Postsecondary Success: Undergraduates Mentoring Low-Income High School Students
One of the biggest hurdles standing between low-income high school students and college is the process of identifying appropriate college programs and navigating the application process. Strive for College is a national organization with chapters based in universities across the country working to correct this college access barrier. By recruiting undergraduate student mentors from local universities to guide low-income high school students through the process of applying to, enrolling in and paying for four-year colleges and universities, Strive for College seeks to fill gaps in college advising and enhance postsecondary success among low income students.
Postsecondary Success: Helping Promising Latino Students Access College
Latino students are part of the fastest growing minority population in North Carolina. But the majority of these students come from families and communities that do not have a college going tradition. Additionally, Latino students often face unique obstacles and challenges that other minority populations seeking access to college do not experience. The Scholars’ Latino Initiative, a program of the Center for Global Initiatives at UNC-CH, is working to improve access to higher education for Latino high school students.
Guest Speaker:Postsecondary Success: Education Support Programs for Different Types of Community College Students
Paul Cuadros, Co-Founder, Scholars’ Latino Initiative
Having a college degree is key to success in the job market and community colleges are critical in increasing the population of college educated workers. But barriers to postsecondary success present themselves in a number of ways and vary student to student. Durham Technical Community College is an example of a North Carolina community college trying to meet student needs at different levels of education attainment through implementation of several national programs, including the Breaking Through initiative, a program focused on low-skilled workers needing remediation before pursuing degrees; Project Degree, designed to support 18-26 year olds with high school diplomas or GEDs as they transition into college; and Gateway to College, a drop-out re-engagement program geared toward 16-21 year olds who read at an 8th grade level or higher.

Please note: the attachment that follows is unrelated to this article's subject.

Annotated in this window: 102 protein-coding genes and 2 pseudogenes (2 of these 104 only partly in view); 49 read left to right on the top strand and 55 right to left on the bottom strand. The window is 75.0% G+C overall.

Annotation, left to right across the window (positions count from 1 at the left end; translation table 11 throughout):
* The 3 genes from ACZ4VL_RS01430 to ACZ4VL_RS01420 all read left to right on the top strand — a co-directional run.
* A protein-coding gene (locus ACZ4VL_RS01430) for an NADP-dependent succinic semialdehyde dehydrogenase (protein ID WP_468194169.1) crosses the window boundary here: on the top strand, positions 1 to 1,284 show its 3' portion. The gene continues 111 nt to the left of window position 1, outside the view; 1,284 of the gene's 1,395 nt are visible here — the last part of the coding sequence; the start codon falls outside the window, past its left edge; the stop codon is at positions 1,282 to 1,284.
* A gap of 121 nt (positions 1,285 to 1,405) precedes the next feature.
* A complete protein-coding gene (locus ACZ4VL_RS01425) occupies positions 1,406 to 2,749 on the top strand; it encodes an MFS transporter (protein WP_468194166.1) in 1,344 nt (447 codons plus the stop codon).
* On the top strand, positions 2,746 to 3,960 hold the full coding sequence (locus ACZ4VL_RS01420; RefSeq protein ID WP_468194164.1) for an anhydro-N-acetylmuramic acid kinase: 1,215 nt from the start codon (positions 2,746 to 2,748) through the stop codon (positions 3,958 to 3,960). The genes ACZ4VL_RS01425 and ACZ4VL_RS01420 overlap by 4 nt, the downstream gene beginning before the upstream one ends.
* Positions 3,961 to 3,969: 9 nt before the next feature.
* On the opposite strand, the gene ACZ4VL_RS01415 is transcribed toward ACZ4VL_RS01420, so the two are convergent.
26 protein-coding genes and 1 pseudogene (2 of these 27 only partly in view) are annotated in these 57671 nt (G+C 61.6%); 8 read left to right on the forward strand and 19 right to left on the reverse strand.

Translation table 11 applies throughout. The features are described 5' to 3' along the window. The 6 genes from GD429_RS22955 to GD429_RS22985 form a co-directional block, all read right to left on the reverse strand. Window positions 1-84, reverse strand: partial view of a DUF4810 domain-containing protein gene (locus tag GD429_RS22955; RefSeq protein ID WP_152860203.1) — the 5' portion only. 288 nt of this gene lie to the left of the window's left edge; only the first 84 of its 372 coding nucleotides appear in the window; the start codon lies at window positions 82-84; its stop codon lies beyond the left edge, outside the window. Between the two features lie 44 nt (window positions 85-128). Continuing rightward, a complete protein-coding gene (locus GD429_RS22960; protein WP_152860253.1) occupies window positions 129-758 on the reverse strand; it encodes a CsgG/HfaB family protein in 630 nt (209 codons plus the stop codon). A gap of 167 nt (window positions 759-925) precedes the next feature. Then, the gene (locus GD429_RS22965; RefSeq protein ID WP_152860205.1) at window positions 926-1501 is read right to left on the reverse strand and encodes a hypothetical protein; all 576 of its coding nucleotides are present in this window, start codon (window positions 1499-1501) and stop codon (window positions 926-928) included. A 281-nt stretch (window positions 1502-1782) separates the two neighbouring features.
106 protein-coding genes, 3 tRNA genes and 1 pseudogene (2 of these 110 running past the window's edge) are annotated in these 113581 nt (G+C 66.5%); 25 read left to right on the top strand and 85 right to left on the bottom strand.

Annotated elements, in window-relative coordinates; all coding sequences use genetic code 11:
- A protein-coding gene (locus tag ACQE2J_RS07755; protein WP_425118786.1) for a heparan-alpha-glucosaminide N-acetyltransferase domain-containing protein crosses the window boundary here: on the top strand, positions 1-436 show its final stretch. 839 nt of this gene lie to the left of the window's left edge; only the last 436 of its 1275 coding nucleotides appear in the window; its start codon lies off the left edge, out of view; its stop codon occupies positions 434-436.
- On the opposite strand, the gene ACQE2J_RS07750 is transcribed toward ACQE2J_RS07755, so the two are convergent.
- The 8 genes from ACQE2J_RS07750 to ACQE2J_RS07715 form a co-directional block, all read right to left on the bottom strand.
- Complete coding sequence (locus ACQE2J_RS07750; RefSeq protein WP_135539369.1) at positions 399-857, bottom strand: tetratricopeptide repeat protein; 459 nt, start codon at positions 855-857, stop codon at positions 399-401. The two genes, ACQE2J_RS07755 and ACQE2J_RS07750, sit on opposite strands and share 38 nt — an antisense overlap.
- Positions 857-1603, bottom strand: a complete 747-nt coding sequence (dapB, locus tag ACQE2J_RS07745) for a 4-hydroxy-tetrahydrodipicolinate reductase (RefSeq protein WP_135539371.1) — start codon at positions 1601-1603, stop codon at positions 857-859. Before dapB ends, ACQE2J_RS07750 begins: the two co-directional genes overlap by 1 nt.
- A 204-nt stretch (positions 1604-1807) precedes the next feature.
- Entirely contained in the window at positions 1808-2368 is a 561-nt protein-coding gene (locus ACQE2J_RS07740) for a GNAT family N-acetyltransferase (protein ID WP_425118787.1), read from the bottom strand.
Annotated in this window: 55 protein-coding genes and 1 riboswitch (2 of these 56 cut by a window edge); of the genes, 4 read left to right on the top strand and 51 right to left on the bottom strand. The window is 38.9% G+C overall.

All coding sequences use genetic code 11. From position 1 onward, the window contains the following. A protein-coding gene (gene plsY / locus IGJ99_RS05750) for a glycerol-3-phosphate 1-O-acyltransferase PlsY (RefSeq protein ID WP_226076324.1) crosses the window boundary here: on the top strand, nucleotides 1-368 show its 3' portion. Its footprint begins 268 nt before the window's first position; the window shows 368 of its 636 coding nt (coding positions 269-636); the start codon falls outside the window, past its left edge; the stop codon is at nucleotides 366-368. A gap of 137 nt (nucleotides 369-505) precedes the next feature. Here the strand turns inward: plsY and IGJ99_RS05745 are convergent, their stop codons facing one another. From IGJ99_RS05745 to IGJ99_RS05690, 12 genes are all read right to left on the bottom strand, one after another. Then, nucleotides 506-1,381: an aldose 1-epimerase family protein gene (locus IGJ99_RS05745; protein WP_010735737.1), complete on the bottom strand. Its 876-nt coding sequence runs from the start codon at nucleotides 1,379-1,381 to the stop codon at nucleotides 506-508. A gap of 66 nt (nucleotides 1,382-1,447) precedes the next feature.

Dr. Christine Kelly-Kleese, Dean of Student Engagement and Transitions, Durham Technical Community College
Postsecondary Success: Helping Low-Skilled Adults Attain Postsecondary Education
The idea of postsecondary success often brings to mind high school students for whom the next step in the education pathway should be college as a means to employment and economic self-sufficiency. But postsecondary education can also help undereducated adults overcome barriers they face in finding family-supporting employment or advancing their careers. Jobs for the Future (JFF) is a national non-profit organization that identifies, develops, and promotes education and workforce strategies that expand opportunity for youth and adults who are struggling to advance in America today. One of JFF’s initiatives, Breaking Through, strives to enhance economic opportunity for low-skilled adults including those who dropped out of high school and those who have a high school credential or GED but whose skill levels in math and reading are below the eighth-grade level.
Maria Flynn, Vice President, Building Economic Opportunity Group, Jobs for the Future
Postsecondary Success: Funders Discussion
North Carolina Network of Grantmakers met to talk about the work in North Carolina occurring to increase postsecondary education attainment, what more needs to be done, and how that work might be supported by philanthropy. Discussion was led by Sidney Hacker and Kristy Teskey representing the Bill & Melinda Gates Foundation and Bank of America Charitable Foundation, respectively, philanthropic organizations that are leading in the field in efforts to enhance postsecondary education attainment.
Sidney Hacker, Senior Policy Officer, Bill & Melinda Gates Foundation
Kristy Teskey, Senior Vice President, Bank of America Charitable Foundation